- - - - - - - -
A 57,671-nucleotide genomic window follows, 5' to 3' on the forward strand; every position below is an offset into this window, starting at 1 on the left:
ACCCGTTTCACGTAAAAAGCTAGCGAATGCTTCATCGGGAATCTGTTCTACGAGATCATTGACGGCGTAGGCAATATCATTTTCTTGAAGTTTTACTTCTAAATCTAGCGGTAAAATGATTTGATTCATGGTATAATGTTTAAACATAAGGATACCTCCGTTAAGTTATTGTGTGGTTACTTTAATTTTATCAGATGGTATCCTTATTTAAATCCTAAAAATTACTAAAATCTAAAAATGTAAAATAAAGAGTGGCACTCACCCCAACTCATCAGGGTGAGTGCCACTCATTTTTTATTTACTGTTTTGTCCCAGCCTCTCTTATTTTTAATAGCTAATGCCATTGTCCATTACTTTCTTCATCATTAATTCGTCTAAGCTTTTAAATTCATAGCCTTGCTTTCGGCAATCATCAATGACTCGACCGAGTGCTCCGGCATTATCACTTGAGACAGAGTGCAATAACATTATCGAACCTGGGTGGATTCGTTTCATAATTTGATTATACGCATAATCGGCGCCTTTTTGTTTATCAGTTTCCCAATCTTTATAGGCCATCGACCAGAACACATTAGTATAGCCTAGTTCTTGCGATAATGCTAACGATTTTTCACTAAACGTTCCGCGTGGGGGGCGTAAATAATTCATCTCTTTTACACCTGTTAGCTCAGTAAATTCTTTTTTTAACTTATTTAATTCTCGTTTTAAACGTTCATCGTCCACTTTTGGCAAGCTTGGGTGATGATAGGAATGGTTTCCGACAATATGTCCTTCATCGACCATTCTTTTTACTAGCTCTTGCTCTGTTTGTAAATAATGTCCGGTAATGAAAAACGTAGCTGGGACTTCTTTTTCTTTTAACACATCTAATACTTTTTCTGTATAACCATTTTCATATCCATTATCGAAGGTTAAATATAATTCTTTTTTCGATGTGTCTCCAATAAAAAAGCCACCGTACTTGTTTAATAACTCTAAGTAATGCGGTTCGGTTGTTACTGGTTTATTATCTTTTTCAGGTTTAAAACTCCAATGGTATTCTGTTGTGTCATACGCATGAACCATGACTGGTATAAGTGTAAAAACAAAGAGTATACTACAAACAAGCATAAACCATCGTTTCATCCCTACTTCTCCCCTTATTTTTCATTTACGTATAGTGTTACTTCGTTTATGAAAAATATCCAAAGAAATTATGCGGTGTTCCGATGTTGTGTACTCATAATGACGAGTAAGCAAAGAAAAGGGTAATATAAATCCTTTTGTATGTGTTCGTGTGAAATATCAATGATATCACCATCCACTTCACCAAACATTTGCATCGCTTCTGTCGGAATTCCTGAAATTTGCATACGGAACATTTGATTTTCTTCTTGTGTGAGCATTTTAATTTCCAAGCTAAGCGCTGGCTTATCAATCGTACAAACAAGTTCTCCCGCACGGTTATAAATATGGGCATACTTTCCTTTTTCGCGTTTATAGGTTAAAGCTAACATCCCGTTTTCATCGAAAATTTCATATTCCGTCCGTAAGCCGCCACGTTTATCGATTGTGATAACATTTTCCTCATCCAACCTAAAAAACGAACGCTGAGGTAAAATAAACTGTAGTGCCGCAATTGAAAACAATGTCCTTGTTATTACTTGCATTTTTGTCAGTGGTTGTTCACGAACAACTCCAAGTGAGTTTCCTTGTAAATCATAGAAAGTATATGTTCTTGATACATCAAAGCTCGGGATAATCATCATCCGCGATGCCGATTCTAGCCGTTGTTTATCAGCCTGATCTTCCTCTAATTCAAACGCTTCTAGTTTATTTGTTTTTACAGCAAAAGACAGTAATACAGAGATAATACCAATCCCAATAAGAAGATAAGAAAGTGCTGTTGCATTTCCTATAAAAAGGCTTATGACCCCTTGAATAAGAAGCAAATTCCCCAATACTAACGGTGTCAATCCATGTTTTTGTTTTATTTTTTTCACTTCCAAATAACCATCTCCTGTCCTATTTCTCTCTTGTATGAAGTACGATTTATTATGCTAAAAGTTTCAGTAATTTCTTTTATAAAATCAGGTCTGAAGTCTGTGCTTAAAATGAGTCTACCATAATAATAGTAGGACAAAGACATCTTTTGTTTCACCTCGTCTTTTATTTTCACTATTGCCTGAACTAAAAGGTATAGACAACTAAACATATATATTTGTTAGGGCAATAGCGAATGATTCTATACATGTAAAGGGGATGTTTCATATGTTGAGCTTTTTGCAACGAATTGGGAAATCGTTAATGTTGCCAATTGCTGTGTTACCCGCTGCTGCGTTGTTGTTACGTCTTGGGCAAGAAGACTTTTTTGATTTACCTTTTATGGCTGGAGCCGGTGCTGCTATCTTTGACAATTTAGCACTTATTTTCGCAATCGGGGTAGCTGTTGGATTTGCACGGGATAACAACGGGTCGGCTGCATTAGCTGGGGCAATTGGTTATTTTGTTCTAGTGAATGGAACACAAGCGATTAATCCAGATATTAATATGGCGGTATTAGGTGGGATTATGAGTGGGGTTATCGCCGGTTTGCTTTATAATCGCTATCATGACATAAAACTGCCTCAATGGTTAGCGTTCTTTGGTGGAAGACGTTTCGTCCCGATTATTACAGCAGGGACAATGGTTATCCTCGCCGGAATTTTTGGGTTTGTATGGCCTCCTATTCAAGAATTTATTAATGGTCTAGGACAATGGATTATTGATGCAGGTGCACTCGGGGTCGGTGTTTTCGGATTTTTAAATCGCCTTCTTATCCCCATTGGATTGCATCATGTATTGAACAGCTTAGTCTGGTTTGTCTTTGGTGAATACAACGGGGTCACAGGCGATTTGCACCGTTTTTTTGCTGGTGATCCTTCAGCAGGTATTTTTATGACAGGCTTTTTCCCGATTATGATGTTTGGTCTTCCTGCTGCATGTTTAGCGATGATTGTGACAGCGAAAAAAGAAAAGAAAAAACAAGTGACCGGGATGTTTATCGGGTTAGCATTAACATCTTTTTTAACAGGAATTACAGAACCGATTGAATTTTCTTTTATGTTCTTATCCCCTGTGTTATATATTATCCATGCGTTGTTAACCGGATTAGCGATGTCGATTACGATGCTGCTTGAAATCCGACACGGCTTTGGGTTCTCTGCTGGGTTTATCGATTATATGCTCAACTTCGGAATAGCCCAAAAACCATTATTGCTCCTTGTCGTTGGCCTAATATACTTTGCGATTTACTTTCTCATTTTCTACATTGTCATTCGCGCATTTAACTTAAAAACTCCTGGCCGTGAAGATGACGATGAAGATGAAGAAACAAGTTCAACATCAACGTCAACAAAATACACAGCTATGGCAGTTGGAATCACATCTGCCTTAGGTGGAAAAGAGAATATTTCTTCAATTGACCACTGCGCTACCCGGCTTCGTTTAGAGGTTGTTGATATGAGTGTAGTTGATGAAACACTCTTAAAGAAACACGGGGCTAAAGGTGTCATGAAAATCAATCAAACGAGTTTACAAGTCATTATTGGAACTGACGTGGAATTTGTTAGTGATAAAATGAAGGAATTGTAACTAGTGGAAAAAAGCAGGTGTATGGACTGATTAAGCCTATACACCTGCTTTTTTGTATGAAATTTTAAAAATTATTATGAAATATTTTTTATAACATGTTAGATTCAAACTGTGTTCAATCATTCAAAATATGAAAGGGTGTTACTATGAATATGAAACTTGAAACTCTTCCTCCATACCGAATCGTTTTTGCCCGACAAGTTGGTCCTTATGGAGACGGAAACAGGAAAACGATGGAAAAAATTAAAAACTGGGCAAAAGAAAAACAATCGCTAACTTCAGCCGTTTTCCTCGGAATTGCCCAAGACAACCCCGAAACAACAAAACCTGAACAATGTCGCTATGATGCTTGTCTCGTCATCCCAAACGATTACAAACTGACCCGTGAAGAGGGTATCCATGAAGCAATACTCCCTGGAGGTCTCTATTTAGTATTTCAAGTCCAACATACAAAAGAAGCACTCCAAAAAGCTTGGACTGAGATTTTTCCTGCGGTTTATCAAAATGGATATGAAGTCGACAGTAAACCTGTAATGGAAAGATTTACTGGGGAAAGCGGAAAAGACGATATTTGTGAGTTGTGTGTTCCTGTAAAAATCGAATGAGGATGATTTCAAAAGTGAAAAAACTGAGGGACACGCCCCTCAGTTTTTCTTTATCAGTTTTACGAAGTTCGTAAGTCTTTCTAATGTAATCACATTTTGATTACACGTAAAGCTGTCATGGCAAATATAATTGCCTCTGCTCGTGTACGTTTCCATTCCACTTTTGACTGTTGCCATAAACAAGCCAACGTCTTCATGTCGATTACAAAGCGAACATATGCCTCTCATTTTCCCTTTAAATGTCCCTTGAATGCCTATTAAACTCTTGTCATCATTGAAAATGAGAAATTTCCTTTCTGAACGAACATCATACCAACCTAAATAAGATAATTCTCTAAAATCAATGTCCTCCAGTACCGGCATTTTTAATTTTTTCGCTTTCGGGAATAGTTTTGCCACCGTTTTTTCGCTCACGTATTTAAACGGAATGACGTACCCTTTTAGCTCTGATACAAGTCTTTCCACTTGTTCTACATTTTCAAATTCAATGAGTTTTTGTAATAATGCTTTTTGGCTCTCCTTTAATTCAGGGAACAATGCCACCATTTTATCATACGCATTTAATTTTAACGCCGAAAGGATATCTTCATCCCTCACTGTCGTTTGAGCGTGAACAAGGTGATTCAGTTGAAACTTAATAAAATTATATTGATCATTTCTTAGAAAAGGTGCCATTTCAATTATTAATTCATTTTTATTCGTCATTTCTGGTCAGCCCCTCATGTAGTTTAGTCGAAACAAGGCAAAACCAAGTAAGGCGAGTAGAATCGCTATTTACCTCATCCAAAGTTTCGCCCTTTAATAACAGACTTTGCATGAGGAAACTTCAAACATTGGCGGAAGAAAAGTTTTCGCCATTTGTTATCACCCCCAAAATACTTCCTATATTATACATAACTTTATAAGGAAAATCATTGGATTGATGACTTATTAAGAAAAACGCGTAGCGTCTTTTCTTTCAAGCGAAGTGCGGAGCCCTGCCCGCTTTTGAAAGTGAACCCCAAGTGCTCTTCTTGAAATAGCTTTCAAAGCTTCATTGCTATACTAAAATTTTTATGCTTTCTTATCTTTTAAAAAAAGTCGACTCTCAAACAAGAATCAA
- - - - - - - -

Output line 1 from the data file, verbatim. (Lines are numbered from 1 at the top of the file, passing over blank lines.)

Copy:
A 57,671-nucleotide genomic window follows, 5' to 3' on the forward strand; every position below is an offset into this window, starting at 1 on the left: